Ancora il Più Estinto, which translates from Italian to “staying as soft as possible”, is an annual series of performance/installations. Over the course of the four evenings dozens of artists will perform from various parts of the space, thereby creating a unique sound-art event where what each listener hears depends on when, where, and how often they move about. This way the experiences are not about seeing specific collections of performers and, as much as possible, the audiences’ role as spectator and the performers’ sense of ego are diminished allowing for sound itself to be the focus. As the theme is quiet musics and the grids of bookshelves create several isolated performance spaces, these events aspire to encourage attentive explorations of the sonic environment.
Friday, May 19th at 8 p.m.: Jason Zeh with Raglani, Worm Hands, and myself at Dunaway Books on S. Grand. $5.
Jason Zeh (who has also performed as N-Tron) is a magnetic tape artist/composer/improvisor from Bowling Green, Ohio. He uses an arsenal of portable tape players, most of which are modified in unusual ways, to perform what I feel to be some of the most beautiful and interesting live music I've heard in a long time. You can also hear what Raglani and Worm Hands do with their assorted electronics and whatnot. This is a show I've been looking forward to for some time.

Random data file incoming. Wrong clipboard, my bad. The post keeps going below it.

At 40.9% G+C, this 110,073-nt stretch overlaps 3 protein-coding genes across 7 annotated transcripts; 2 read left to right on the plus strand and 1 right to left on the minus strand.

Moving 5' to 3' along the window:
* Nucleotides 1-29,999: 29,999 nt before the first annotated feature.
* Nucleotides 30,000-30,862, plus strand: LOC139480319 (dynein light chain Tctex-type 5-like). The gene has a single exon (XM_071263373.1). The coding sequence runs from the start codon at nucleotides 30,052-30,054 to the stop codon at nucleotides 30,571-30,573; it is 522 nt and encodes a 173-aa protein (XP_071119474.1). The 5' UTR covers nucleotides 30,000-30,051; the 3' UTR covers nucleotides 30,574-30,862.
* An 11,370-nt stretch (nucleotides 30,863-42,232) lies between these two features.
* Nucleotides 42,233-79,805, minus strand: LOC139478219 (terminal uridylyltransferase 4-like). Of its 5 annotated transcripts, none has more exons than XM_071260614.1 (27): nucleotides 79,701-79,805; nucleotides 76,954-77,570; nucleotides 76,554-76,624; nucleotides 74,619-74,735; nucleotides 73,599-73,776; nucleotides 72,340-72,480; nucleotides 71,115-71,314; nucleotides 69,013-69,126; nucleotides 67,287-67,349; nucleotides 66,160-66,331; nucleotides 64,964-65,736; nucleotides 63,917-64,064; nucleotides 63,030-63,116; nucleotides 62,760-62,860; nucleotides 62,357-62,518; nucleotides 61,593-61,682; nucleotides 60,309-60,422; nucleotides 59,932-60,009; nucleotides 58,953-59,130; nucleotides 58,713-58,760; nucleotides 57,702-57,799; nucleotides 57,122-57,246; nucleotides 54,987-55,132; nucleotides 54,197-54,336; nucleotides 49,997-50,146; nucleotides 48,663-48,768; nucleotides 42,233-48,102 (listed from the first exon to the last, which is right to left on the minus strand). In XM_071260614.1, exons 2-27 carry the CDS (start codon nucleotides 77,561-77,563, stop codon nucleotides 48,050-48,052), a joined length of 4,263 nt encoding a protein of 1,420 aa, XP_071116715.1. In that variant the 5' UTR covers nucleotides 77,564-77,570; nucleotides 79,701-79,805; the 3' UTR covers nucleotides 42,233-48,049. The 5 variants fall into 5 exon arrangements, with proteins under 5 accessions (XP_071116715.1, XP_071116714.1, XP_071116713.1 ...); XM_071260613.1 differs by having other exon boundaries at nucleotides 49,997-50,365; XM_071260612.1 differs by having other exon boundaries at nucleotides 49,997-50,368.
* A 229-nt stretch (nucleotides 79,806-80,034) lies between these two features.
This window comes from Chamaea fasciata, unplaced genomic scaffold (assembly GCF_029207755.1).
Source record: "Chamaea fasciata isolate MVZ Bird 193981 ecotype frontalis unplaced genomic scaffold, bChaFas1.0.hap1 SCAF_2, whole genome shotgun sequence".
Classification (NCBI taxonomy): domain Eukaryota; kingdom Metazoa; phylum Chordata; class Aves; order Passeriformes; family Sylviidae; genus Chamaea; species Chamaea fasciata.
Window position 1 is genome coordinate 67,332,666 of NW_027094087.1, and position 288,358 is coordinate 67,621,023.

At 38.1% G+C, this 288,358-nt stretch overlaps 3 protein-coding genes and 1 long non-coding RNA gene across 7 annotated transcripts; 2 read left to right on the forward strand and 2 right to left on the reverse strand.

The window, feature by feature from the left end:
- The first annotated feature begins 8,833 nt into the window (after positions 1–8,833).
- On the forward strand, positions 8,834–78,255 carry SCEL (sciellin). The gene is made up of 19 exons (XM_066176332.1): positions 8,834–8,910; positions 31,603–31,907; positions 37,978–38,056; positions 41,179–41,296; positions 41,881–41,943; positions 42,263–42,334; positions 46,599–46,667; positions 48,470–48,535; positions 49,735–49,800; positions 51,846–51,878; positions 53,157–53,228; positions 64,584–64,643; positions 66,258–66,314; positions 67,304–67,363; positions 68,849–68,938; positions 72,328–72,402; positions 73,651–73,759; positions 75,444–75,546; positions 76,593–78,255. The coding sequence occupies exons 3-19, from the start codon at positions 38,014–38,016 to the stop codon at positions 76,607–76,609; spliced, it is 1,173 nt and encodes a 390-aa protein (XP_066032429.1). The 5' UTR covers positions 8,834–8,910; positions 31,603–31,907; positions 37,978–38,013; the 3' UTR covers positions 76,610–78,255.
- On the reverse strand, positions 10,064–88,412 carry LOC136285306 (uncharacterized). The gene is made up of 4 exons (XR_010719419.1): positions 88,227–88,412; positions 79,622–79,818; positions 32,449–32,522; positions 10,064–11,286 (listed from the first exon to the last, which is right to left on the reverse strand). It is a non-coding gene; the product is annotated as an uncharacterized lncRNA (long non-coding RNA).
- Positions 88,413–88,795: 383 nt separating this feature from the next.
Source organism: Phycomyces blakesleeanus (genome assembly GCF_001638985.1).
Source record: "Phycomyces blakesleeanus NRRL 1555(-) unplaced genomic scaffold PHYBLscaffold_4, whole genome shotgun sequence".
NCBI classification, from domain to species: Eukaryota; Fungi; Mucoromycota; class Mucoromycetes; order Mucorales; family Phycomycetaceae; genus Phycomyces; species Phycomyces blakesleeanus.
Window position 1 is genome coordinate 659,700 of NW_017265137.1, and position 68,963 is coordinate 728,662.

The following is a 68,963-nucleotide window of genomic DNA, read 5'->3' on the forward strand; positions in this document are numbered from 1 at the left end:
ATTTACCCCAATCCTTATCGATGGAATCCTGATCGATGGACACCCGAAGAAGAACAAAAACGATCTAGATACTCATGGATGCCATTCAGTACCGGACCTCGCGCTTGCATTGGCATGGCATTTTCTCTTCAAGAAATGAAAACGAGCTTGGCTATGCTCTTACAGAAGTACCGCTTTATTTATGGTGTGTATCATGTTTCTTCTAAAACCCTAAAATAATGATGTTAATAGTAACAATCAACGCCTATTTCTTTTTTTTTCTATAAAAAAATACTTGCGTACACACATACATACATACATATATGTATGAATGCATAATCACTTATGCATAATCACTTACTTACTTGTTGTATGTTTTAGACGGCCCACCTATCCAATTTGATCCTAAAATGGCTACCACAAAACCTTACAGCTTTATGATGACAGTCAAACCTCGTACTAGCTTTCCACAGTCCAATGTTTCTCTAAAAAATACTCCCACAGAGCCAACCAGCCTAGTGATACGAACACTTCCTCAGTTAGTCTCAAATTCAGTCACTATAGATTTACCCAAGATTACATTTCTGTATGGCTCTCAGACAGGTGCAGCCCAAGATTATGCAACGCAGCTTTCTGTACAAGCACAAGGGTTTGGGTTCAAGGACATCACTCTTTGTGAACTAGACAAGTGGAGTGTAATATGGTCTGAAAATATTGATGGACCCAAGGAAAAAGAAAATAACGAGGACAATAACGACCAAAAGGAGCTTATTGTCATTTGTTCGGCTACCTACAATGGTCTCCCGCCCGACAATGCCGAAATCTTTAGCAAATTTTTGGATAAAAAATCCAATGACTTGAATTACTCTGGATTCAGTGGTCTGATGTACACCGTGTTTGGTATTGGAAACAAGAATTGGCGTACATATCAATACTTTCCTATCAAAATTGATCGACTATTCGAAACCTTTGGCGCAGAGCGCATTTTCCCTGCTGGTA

Friday, May 26th at 8 p.m.: Art Union Humanscape with Andrew Hefner, Mike Pitts, and myself at Dunaway Books on S. Grand $5.
Art Union Humanscape is a project led by Chicago bassist Jason Roebke (Tigersmilk, Valentine Trio, Terminal 4) and dancer Ayako Kato. For this show they will be joined by guest bassist Darin Gray (Grand Ulena, On Fillmore). Check out their website at artunionhumanscape.net. Also performing is bassist Andrew Hefner and electro-acoustic artist Mike Pitts (who also performs as Tango Dance Instruction Book). I love these shows in the bookstore and this will be a great finale to the Dunaway Music Series.
May 05, 2006
AMC Goes Art House
A story in a recent edition of the Washington Post notes that the AMC Theatres chain is devoting 72 screens in 39 American cities to the new "AMC Select" booking policy. The move clearly intends to position these screens with art house-caliber films, especially documentaries, which have been the staple of Landmark Theatres programming in recent years, along with lower-budget, small-focus narratives.
A quick glance at AMC programming at current STL locations, shows that films like "Killer Diller," "Akeelah and the Bee" and "Thank You for Smoking" are alredy in rotation on mutiple Select screens in St. Louis, including runs at the Creve Couer, Chesterfield, Crestwood Plaza, Esquire and West Olive.
Draw your own conclusions on the cinematic tastes of our burg, what with five local theatres going into this program.
May 04, 2006
Every so often, you get that feeling. That you've seen all the interesting buildings, lobbies and nooks in town. Then, occasionally, you run across a new one and it's quite an eye-popping sight.